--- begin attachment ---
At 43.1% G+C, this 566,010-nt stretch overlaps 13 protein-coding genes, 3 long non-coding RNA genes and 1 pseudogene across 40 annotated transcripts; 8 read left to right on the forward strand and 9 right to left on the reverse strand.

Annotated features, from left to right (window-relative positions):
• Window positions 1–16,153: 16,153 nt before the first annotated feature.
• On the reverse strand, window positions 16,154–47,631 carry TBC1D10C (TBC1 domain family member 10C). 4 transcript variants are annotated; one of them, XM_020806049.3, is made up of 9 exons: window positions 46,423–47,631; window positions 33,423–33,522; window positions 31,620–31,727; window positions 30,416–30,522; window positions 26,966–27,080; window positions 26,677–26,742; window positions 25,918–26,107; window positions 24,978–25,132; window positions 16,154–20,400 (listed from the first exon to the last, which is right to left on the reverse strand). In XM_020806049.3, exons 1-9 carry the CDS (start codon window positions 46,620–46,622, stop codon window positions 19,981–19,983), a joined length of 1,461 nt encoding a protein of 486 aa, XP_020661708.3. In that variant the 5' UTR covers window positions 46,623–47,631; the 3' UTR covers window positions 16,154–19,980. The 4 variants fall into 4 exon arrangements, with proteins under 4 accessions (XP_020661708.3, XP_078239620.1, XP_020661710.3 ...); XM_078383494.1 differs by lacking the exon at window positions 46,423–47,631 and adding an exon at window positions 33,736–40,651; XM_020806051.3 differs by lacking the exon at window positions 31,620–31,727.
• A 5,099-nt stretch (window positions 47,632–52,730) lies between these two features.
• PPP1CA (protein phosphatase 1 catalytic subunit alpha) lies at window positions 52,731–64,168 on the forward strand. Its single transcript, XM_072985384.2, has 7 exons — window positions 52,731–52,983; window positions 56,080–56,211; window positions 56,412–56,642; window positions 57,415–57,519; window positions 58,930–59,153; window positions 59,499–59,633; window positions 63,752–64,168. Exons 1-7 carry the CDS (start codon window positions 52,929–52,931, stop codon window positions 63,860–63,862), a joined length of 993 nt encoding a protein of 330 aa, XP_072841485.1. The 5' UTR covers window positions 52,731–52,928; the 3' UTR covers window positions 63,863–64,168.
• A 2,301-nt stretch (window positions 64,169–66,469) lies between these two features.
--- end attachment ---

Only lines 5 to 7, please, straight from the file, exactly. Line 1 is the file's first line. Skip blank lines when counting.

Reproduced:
• A 5,099-nt stretch (window positions 47,632–52,730) lies between these two features.
• PPP1CA (protein phosphatase 1 catalytic subunit alpha) lies at window positions 52,731–64,168 on the forward strand. Its single transcript, XM_072985384.2, has 7 exons — window positions 52,731–52,983; window positions 56,080–56,211; window positions 56,412–56,642; window positions 57,415–57,519; window positions 58,930–59,153; window positions 59,499–59,633; window positions 63,752–64,168. Exons 1-7 carry the CDS (start codon window positions 52,929–52,931, stop codon window positions 63,860–63,862), a joined length of 993 nt encoding a protein of 330 aa, XP_072841485.1. The 5' UTR covers window positions 52,731–52,928; the 3' UTR covers window positions 63,863–64,168.
• A 2,301-nt stretch (window positions 64,169–66,469) lies between these two features.